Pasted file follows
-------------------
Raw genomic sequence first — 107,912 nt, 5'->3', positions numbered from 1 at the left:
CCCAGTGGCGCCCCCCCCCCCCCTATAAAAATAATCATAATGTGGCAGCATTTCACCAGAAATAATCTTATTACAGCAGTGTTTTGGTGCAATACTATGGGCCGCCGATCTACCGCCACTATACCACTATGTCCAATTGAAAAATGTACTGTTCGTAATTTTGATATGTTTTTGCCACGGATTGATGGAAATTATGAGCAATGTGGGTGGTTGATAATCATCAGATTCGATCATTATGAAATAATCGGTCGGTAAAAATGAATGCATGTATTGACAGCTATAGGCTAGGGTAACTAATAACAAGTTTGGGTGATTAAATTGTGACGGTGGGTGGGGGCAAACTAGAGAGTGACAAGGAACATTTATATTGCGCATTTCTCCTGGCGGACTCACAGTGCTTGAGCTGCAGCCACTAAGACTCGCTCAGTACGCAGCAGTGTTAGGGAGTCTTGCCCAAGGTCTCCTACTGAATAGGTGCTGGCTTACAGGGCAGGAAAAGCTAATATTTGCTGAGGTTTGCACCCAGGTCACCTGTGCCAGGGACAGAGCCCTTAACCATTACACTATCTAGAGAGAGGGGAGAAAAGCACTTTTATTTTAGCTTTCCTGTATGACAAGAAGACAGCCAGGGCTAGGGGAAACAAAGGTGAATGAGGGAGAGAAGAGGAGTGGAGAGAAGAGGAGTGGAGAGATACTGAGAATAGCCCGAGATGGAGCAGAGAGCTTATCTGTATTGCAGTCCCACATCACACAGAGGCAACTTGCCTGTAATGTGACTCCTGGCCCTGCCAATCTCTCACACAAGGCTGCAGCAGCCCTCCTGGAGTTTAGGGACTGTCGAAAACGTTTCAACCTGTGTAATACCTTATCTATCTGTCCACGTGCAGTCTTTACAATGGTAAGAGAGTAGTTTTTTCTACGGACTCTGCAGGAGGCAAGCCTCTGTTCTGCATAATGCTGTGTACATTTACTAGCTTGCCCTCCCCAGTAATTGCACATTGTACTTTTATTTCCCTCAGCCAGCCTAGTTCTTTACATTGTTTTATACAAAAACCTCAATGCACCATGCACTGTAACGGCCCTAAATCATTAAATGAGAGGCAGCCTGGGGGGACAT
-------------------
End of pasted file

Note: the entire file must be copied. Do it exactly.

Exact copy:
Raw genomic sequence first — 107,912 nt, 5'->3', positions numbered from 1 at the left:
CCCAGTGGCGCCCCCCCCCCCCCTATAAAAATAATCATAATGTGGCAGCATTTCACCAGAAATAATCTTATTACAGCAGTGTTTTGGTGCAATACTATGGGCCGCCGATCTACCGCCACTATACCACTATGTCCAATTGAAAAATGTACTGTTCGTAATTTTGATATGTTTTTGCCACGGATTGATGGAAATTATGAGCAATGTGGGTGGTTGATAATCATCAGATTCGATCATTATGAAATAATCGGTCGGTAAAAATGAATGCATGTATTGACAGCTATAGGCTAGGGTAACTAATAACAAGTTTGGGTGATTAAATTGTGACGGTGGGTGGGGGCAAACTAGAGAGTGACAAGGAACATTTATATTGCGCATTTCTCCTGGCGGACTCACAGTGCTTGAGCTGCAGCCACTAAGACTCGCTCAGTACGCAGCAGTGTTAGGGAGTCTTGCCCAAGGTCTCCTACTGAATAGGTGCTGGCTTACAGGGCAGGAAAAGCTAATATTTGCTGAGGTTTGCACCCAGGTCACCTGTGCCAGGGACAGAGCCCTTAACCATTACACTATCTAGAGAGAGGGGAGAAAAGCACTTTTATTTTAGCTTTCCTGTATGACAAGAAGACAGCCAGGGCTAGGGGAAACAAAGGTGAATGAGGGAGAGAAGAGGAGTGGAGAGAAGAGGAGTGGAGAGATACTGAGAATAGCCCGAGATGGAGCAGAGAGCTTATCTGTATTGCAGTCCCACATCACACAGAGGCAACTTGCCTGTAATGTGACTCCTGGCCCTGCCAATCTCTCACACAAGGCTGCAGCAGCCCTCCTGGAGTTTAGGGACTGTCGAAAACGTTTCAACCTGTGTAATACCTTATCTATCTGTCCACGTGCAGTCTTTACAATGGTAAGAGAGTAGTTTTTTCTACGGACTCTGCAGGAGGCAAGCCTCTGTTCTGCATAATGCTGTGTACATTTACTAGCTTGCCCTCCCCAGTAATTGCACATTGTACTTTTATTTCCCTCAGCCAGCCTAGTTCTTTACATTGTTTTATACAAAAACCTCAATGCACCATGCACTGTAACGGCCCTAAATCATTAAATGAGAGGCAGCCTGGGGGGACAT